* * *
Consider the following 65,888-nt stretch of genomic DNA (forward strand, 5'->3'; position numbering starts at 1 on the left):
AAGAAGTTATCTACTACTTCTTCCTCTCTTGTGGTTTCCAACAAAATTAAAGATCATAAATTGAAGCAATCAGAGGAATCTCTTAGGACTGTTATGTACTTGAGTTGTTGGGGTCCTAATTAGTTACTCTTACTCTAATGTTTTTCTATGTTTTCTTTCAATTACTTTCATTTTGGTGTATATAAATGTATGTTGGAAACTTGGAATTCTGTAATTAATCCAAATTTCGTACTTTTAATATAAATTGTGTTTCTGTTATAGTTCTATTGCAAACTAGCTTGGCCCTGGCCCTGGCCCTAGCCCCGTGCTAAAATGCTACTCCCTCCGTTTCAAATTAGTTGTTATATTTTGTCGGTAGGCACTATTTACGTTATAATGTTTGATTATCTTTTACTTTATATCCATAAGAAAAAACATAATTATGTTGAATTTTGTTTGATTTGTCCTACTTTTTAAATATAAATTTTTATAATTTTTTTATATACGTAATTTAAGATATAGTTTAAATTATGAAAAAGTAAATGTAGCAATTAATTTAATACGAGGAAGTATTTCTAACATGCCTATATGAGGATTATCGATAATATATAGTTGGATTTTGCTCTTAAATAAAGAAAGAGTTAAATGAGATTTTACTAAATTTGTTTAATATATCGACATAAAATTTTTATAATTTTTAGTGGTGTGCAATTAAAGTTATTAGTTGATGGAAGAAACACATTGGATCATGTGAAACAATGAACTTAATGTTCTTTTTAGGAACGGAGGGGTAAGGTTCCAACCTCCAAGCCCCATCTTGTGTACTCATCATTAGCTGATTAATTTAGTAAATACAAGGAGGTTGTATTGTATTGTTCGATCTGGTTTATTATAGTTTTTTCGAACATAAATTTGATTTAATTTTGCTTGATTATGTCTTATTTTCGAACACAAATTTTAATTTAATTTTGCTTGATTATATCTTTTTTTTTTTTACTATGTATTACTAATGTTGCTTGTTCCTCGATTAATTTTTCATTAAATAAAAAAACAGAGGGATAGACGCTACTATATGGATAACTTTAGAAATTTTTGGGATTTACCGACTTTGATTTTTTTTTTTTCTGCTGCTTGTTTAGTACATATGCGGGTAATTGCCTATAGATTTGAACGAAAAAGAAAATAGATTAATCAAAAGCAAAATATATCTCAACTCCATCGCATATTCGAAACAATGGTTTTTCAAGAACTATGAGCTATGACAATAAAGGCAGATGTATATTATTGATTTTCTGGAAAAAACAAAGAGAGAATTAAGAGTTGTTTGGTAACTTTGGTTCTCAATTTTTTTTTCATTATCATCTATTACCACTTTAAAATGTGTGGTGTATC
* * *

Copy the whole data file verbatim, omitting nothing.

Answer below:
Consider the following 65,888-nt stretch of genomic DNA (forward strand, 5'->3'; position numbering starts at 1 on the left):
AAGAAGTTATCTACTACTTCTTCCTCTCTTGTGGTTTCCAACAAAATTAAAGATCATAAATTGAAGCAATCAGAGGAATCTCTTAGGACTGTTATGTACTTGAGTTGTTGGGGTCCTAATTAGTTACTCTTACTCTAATGTTTTTCTATGTTTTCTTTCAATTACTTTCATTTTGGTGTATATAAATGTATGTTGGAAACTTGGAATTCTGTAATTAATCCAAATTTCGTACTTTTAATATAAATTGTGTTTCTGTTATAGTTCTATTGCAAACTAGCTTGGCCCTGGCCCTGGCCCTAGCCCCGTGCTAAAATGCTACTCCCTCCGTTTCAAATTAGTTGTTATATTTTGTCGGTAGGCACTATTTACGTTATAATGTTTGATTATCTTTTACTTTATATCCATAAGAAAAAACATAATTATGTTGAATTTTGTTTGATTTGTCCTACTTTTTAAATATAAATTTTTATAATTTTTTTATATACGTAATTTAAGATATAGTTTAAATTATGAAAAAGTAAATGTAGCAATTAATTTAATACGAGGAAGTATTTCTAACATGCCTATATGAGGATTATCGATAATATATAGTTGGATTTTGCTCTTAAATAAAGAAAGAGTTAAATGAGATTTTACTAAATTTGTTTAATATATCGACATAAAATTTTTATAATTTTTAGTGGTGTGCAATTAAAGTTATTAGTTGATGGAAGAAACACATTGGATCATGTGAAACAATGAACTTAATGTTCTTTTTAGGAACGGAGGGGTAAGGTTCCAACCTCCAAGCCCCATCTTGTGTACTCATCATTAGCTGATTAATTTAGTAAATACAAGGAGGTTGTATTGTATTGTTCGATCTGGTTTATTATAGTTTTTTCGAACATAAATTTGATTTAATTTTGCTTGATTATGTCTTATTTTCGAACACAAATTTTAATTTAATTTTGCTTGATTATATCTTTTTTTTTTTTACTATGTATTACTAATGTTGCTTGTTCCTCGATTAATTTTTCATTAAATAAAAAAACAGAGGGATAGACGCTACTATATGGATAACTTTAGAAATTTTTGGGATTTACCGACTTTGATTTTTTTTTTTTCTGCTGCTTGTTTAGTACATATGCGGGTAATTGCCTATAGATTTGAACGAAAAAGAAAATAGATTAATCAAAAGCAAAATATATCTCAACTCCATCGCATATTCGAAACAATGGTTTTTCAAGAACTATGAGCTATGACAATAAAGGCAGATGTATATTATTGATTTTCTGGAAAAAACAAAGAGAGAATTAAGAGTTGTTTGGTAACTTTGGTTCTCAATTTTTTTTTCATTATCATCTATTACCACTTTAAAATGTGTGGTGTATC